“I think my art career ended with crayons in second grade. I do have an appreciation for the arts, though. I think the Art is Ageless program is great for those who enjoy making or viewing original art,” said Kale.

Kale celebrates his 90th birthday this month, and he’s quick to tell you his wife isn’t nearly the age she may appear.

“Thorene is a leap year baby. She’s only 22. She was born on 2-29-28, so she won’t even have a birthday this year,” said Kale.

We certainly think both Kale and Thorene are worth celebrating, regardless of when their birthdays may be!

The 2017 Art is Ageless juried art competition will be accepting entries until April 13. Contact Anicia Robinson at 620-223-5550 for more information.

Presbyterian Village makes staying home possible

img_8962-2When Fort Scott resident Janet Braun had hip replacement surgery at KU Medical Center in 2012, she knew she would need a lot of help getting back on her feet again. That’s why she called her friends at Presbyterian Village. But it wasn’t to inquire about moving in or even a temporary rehabilitation stay. Janet was aware of something that most people aren’t: Presbyterian Village provides services to help seniors stay in their own home as long as they’re willing and able.

“I’ve been associated with Presbyterian Village for many years, and although I’d like to live here someday, I’m happy at home right now. Both of my parents lived here, and I’m on the Community Advisory Council, so I’m familiar with all of the services Presbyterian Village offers and was grateful for them,” said Janet. “After my hip replacement, I needed transportation back to my home from Kansas City, and I needed help getting settled in. My daughter would have normally done this, but her daughter, my granddaughter, had auditioned for a part in the children’s chorus and the performance was the day I was released from the hospital. I told her not to worry and called Frieda at Presbyterian Manor. Everything was handled from there.”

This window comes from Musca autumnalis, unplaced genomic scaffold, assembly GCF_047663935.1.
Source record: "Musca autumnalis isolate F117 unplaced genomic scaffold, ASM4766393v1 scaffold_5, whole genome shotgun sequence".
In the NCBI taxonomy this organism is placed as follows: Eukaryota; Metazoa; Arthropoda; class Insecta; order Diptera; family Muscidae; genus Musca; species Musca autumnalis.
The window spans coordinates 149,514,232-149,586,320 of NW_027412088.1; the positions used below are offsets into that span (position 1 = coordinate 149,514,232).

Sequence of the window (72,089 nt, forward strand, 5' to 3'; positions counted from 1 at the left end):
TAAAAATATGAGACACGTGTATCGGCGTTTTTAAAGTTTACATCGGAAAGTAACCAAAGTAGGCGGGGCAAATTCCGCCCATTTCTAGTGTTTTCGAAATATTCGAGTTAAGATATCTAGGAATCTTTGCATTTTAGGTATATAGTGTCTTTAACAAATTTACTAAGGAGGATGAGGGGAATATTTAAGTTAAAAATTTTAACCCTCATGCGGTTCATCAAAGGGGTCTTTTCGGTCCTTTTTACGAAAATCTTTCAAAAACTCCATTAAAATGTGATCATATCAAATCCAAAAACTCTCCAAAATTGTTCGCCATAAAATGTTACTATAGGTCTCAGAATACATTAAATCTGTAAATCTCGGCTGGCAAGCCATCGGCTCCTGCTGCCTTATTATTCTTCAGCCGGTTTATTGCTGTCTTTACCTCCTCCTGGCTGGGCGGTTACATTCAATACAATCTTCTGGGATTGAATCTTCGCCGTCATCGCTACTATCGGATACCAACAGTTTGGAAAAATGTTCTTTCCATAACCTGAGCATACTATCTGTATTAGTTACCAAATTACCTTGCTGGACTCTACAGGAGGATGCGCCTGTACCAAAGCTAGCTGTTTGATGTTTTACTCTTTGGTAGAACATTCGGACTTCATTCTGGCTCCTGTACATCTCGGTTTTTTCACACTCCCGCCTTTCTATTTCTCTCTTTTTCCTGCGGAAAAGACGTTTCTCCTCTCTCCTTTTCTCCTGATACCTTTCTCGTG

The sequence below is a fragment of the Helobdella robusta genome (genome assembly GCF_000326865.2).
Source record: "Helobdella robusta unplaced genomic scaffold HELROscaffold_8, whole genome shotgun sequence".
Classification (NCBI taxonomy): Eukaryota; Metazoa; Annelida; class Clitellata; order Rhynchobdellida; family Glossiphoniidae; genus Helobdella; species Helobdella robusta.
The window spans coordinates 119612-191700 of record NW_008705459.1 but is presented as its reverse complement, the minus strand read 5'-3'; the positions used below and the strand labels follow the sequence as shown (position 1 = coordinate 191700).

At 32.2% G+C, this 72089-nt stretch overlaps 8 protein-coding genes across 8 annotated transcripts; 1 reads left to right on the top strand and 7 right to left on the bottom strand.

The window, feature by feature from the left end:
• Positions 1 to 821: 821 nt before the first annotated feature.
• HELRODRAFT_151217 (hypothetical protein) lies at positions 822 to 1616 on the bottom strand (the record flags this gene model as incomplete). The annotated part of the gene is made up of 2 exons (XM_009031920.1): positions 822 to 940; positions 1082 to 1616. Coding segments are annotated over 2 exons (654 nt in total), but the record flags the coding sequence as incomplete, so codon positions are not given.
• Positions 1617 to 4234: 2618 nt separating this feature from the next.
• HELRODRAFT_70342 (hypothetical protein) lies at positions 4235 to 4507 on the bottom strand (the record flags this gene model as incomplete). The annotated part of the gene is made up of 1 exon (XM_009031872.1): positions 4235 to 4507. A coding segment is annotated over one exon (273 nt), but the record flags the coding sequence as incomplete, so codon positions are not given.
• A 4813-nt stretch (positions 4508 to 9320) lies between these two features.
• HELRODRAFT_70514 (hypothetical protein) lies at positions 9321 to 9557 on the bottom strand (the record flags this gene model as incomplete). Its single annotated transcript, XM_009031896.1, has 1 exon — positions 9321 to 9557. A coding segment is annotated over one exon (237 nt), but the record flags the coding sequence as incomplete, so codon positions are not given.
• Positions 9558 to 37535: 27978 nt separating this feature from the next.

Janet is a retired special education teacher. In addition to serving on the Presbyterian Village advisory council, she also serves on the school board, is involved in Rotary Club, and has helped plan Fort Scott’s Annual Festival for more than 35 years. To say she’s involved in the community is an understatement.